Adaptations include huge taproots to reach water deep beneath the soil crust, and hairs on the plants to keep them warm. The silvery hairs reflect the intense UV radiation. Most of the plants live long lives and must work up a ton of energy to flower.

Because of the short growing season, it takes a lot of energy for these plants to go through all phases of life, and many years. Some plants may not bloom in their first 20 years of life, and live to be 50-100 years old!

There are many different types of animals at elevation: pika, marmots, and in the summer the elk come up to the tundra.

Pika scurry frantically around to get food for all the winter, and marmots lay out in the sun conserving energy since they hibernate 8-9 months.


Elk come up to the alpine tundra in the summer to eat. Down at lower elevations, much of the foliage is beginning to brown, but in the tundra, it’s still nice and green. The season is a bit delayed at the high elevations, creating a prime environment for the elk.

The elk follow the melting snow and greening grass up the mountains. Then as it gets cooler, they move back down to the meadows at lower elevations for the rut — mating season.

The elk are the superstars of the park, and a huge draw for visitors!


In Rocky Mountain National Park, pika are unique to the alpine tundra. They’re really good at storing heat because of their metabolism but can’t shed heat. So, the cool tundra helps them regulate their temperature. Rock piles provide a great home for them to cool off when the temperature gets high.

Additionally, pika don’t hibernate in the winter. All summer long they gather food, and are always moving! They gather flowers and grass, let those dry in the sun, and bring those to their homes for the winter.

The snow provides a nice insulating layer, and it’s important the snowpack is deep or else they won’t survive. So, they can freeze to death if the snowfall is too thin.


Marmots are seen in the alpine tundra most often but are present in all elevations of the park. They hibernate and, like the pika, need a warm protective layer of snow to survive. But, aren’t as susceptible to low snowpack, because they sleep communally.

They begin hibernation in September, and don’t wake up until May! When they’re awake, they lay around on the rocks. They eat a lot and take naps in order to store up fat for hibernation.

Sensitivity of the Alpine Areas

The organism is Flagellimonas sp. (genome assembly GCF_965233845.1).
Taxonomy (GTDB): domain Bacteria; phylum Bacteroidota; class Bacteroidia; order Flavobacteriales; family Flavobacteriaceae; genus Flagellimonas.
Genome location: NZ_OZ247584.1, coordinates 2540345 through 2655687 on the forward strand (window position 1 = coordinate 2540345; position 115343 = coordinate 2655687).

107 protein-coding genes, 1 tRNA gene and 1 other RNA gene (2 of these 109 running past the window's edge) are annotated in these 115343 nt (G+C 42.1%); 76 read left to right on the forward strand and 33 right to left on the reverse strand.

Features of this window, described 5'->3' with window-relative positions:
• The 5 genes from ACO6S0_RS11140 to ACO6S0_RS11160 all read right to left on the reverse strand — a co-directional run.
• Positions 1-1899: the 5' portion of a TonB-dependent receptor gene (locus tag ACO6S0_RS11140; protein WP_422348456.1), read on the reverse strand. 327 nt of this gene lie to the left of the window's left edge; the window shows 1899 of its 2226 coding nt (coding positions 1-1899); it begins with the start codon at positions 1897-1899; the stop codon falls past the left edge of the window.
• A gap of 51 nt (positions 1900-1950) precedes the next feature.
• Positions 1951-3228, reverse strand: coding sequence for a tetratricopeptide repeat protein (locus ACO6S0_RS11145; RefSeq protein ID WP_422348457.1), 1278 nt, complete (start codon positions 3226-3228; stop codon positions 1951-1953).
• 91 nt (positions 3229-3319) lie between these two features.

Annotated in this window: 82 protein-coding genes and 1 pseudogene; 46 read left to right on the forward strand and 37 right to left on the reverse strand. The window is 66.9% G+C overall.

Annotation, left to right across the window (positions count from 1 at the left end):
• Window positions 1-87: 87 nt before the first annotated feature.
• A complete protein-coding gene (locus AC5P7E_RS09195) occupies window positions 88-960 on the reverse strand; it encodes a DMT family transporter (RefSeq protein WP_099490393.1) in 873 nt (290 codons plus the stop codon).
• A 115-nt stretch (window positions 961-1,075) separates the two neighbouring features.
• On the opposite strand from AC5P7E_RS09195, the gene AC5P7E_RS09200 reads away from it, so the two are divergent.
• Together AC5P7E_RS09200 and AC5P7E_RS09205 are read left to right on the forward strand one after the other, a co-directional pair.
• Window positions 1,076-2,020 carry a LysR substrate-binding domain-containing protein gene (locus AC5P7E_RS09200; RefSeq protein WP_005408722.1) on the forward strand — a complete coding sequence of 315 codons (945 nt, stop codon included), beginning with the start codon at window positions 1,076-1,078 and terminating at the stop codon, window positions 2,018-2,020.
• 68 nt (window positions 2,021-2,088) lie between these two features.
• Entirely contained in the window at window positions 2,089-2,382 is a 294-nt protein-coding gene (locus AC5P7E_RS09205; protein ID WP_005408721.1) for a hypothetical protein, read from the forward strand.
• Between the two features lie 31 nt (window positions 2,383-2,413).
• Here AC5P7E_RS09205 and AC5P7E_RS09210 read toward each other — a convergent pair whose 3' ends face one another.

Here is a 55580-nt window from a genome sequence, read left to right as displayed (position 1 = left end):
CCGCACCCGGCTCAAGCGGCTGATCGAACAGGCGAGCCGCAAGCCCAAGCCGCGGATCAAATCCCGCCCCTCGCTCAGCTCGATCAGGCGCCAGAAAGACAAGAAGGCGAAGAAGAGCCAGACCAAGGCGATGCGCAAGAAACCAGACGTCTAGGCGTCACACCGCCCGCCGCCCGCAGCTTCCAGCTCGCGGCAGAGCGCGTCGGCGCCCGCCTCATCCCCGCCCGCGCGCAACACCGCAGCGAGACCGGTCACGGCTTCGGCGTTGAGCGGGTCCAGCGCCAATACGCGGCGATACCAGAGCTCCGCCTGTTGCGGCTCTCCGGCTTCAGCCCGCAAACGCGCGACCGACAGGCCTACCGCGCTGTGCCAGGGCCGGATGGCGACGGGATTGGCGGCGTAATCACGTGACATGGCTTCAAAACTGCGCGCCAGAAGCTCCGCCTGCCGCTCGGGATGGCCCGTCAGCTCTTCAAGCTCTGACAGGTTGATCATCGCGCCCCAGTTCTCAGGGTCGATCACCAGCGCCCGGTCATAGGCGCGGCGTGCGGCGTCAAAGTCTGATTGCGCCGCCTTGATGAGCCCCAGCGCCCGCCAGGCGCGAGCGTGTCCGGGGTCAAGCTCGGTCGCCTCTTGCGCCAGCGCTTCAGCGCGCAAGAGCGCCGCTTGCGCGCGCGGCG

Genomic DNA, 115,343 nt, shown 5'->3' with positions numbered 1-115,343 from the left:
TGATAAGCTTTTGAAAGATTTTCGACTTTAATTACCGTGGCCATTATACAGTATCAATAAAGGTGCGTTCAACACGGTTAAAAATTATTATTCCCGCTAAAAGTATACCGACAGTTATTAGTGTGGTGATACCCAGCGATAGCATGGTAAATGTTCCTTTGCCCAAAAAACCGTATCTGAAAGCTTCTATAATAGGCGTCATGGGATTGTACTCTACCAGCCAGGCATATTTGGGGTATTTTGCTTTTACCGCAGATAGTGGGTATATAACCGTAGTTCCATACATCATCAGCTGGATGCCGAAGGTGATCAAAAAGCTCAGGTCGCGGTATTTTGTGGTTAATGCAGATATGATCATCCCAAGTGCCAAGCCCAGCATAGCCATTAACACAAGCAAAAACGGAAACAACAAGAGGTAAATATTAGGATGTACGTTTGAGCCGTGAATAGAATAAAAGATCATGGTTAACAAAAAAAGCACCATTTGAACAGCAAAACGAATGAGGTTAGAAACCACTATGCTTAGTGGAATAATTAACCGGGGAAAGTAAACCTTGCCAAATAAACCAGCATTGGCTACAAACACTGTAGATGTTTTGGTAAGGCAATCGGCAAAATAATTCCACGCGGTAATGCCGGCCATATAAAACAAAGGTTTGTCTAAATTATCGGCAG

Much of the plant life in Rocky Mountain National Park is susceptible to crush damage, and it can take 10-20 years for plants to recover due to the slow rate of growth.

A cumulative effect happens in popular areas where there’s a lot of foot traffic because many people walking out to get that perfect picture can impact the environment. So, the crew at Rocky recommends people stay on the sidewalks or designated trails when exploring.

Cynthia’s Love of Rocky Mountain National Park and NPS

Cynthia loves the alpine tundra and the complexity of managing the Alpine Visitor Center. It’s her happy place!

Rocky is a landscape that feels like home, and she feels connected here to nature & the future. Connecting visitors to the landscape, and how their choices everyday impact places like Rocky Mountain National Park is what brings her to work every day.

A place like Rocky helps people stay balanced in our world today when there are so many negative things to be sucked into. Getting into the park and taking a hike or smelling the flowers helps Cynthia stay grounded and hopeful.

Ranger Cynthia believes the NPS as a whole preserves the multifaceted, complex, sometimes ugly and often beautiful fabric of who we are as a country. Whether it’s the fact we’ve set aside these iconic landscapes or places of with difficult pasts, we can learn from them all.

There’s so much the NPS preserves and protects, and so many stories. Everyone can find something in our national parks, and the fact we preserve it and include the complexities of what it is to be American is important.

“The National Park System… preserves this multi-faceted, complex, sometimes ugly, oftentimes beautiful fabric of who we are as a country.”

The Rocky Mountain Conservancy

The Rocky Mountain Conservancy, established in 1931, is one of the oldest non-profit cooperating organizations in the National Park System. The group promotes stewardship with the park and provides educational publications, research support and philanthropic aid for Rocky Mountain National Park and surrounding public lands.

To learn more, visit